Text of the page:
Government and Politics
Friday, May 8, 2015
Why Akron's mayor resigned
One-page letter cites feud with councilman and the Beacon Journal
by WKSU's M.L. SCHULTZE
and JEFF ST.CLAIR
Akron mayor Don Plusquellic dropped a bombshell this afternoon. His spokeswoman, Stephanie York, emailed a statement saying the mayor is resigning.
|Akron mayor Don Plusquellic announced his resignation today.|
|Courtesy of WKSU file photo|
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WKSU's M.L. Schultze and Jeff St.Clair discuss the resignation.
LISTEN: WKSU's Jeff St.Clair and M.L. Schultze discuss the resignation and next steps.
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|While there has been speculation as to whether Plusquellic would run for an eighth term, today's resignation was unexpected.|
"About the only person who is not talking to us or any other reporters right now is Plusquellic, so some of this is reading tea leaves, trying to understand it," Schultze says. "We've spoken to people who were some of his firmest opponents in the community and some of his strongest proponents and he has a lot of both."
Coming in during turmoil
Schultze says the seven-term mayor has long been known for his strong personality. He took over the position when Tom Sawyer moved onto Congress in 1987.
"Akron, like a lot of other cities, was struggling through a horrible time, trying to figure out what their future would be," Schultze says.
Former Deputy Mayor Dave Lieberth is a strong supporter of the mayor.
"I'm sure that it was agonizing for him because he has loved being mayor, he loves waking up everyday and being creative and thinking up what he can do," Lieberth says. "And yet, there were lots of stresses that were brought on after the State of the City message that he has been trying to deal with."
A man of controversy
Controversy erupted after the State of the City, which city councilman Bob Hoch was barred from attending. Plusquellic said he feared Hoch might physically harm him.
"The mayor took a lot of criticism for that, saying he had blown it out or proportion," Schultze says.
Plusquellic also cites a conflict with the Akron Beacon Journal in his resignation letter. He said they crossed a line by calling him "a 'B Word'" in a editorial.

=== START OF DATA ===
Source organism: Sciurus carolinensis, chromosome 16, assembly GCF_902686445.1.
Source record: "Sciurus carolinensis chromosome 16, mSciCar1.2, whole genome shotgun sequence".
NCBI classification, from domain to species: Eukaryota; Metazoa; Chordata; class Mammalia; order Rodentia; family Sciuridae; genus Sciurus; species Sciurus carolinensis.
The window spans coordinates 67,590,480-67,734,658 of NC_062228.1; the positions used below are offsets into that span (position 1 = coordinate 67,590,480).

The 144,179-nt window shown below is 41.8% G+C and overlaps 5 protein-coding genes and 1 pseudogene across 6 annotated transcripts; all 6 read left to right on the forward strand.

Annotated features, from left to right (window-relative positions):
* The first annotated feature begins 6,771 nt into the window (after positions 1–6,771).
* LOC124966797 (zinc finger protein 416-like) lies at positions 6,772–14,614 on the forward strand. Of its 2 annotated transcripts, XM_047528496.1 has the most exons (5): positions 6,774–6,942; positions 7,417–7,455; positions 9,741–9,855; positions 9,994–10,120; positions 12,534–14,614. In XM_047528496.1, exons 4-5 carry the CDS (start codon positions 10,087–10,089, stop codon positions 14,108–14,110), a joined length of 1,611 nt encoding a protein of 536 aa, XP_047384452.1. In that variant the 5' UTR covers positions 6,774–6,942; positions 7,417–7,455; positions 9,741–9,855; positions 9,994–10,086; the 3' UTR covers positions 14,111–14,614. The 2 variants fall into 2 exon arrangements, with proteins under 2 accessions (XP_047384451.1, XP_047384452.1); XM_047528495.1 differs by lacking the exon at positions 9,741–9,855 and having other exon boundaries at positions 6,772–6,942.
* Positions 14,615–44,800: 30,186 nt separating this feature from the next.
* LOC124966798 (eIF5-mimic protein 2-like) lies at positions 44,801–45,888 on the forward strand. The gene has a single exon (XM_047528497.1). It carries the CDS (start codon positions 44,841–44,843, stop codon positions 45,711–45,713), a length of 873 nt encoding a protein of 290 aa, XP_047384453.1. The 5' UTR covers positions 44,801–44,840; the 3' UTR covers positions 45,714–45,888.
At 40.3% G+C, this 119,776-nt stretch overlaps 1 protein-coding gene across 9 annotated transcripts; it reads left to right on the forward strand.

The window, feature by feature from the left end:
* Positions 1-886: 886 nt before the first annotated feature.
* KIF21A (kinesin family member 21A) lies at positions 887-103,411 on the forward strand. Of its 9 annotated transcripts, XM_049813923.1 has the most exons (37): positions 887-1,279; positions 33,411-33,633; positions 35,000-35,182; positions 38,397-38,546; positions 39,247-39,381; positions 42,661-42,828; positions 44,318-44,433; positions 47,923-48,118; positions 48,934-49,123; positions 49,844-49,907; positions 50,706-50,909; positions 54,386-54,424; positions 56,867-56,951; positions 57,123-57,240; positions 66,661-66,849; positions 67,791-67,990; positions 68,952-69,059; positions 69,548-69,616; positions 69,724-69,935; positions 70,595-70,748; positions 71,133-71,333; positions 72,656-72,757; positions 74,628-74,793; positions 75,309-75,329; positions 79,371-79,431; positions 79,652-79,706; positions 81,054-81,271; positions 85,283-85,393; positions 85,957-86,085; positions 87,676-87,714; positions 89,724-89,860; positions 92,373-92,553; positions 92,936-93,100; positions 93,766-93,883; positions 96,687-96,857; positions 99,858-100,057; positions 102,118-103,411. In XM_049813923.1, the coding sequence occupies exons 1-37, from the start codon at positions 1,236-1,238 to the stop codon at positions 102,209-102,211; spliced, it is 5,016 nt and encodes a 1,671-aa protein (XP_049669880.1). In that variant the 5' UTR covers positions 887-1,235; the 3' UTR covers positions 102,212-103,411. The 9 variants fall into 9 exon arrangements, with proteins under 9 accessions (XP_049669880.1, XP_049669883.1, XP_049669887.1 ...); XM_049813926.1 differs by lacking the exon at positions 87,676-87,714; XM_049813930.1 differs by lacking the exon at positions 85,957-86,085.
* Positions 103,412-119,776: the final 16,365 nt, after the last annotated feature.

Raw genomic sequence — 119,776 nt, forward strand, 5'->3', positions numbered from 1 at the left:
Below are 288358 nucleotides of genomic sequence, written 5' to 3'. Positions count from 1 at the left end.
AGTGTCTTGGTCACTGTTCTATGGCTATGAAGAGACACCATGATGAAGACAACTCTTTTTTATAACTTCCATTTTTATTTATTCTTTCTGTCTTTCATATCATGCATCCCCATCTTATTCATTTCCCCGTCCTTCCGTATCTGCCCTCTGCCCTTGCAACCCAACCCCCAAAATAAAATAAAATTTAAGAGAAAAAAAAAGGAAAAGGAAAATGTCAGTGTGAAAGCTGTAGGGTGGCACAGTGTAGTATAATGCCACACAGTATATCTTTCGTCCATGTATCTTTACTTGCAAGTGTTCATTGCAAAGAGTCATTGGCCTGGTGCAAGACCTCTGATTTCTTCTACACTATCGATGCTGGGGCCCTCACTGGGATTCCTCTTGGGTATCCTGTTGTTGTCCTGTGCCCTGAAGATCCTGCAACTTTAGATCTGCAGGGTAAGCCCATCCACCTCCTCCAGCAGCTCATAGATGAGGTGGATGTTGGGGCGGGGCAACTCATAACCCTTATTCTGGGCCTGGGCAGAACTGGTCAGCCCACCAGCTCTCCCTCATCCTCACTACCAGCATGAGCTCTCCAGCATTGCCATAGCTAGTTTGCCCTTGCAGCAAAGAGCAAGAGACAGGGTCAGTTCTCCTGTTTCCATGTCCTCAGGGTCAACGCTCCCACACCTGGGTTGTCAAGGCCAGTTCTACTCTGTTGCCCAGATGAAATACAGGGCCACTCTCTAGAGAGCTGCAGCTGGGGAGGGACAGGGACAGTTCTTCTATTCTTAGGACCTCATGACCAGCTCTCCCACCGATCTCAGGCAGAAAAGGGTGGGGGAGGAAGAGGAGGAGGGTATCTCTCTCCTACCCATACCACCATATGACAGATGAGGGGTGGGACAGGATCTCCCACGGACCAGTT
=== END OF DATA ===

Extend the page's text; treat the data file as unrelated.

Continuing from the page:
"He and the Beacon have had a rough relationship over the years. Different times, different reporters, including myself, I'll be honest, have been chastised bv the mayor for not seeing things the way he does.
"Those who love him to death say that's part of his strength, that he believes so strongly in things, including the city of Akron. Those who have run against him a few times, including [City Councilman] Mike Williams say that made him seem like a bully."
The future for Akron
The mayor's resignation takes affect midnight of May 31st. Akron City Council President Garry Moneypenny will take over as mayor and will likely run for the position in the fall. The mayoral primary will be in the start of September and the general election will be in November.
"It's pretty much expected that some old names who have run against the mayor, including Williams ... may be running, and that Garry Moneypenny will definitely be running," Schultze says.
Schultze says while this is an end of an era, those close to the mayor are not surprised by the move.
"Those who know him well say the reporters may be taken by surprise, but he has spent some time thinking about his legacy and that this may be the time he steps aside and says, 'Akron, go on without me.'"
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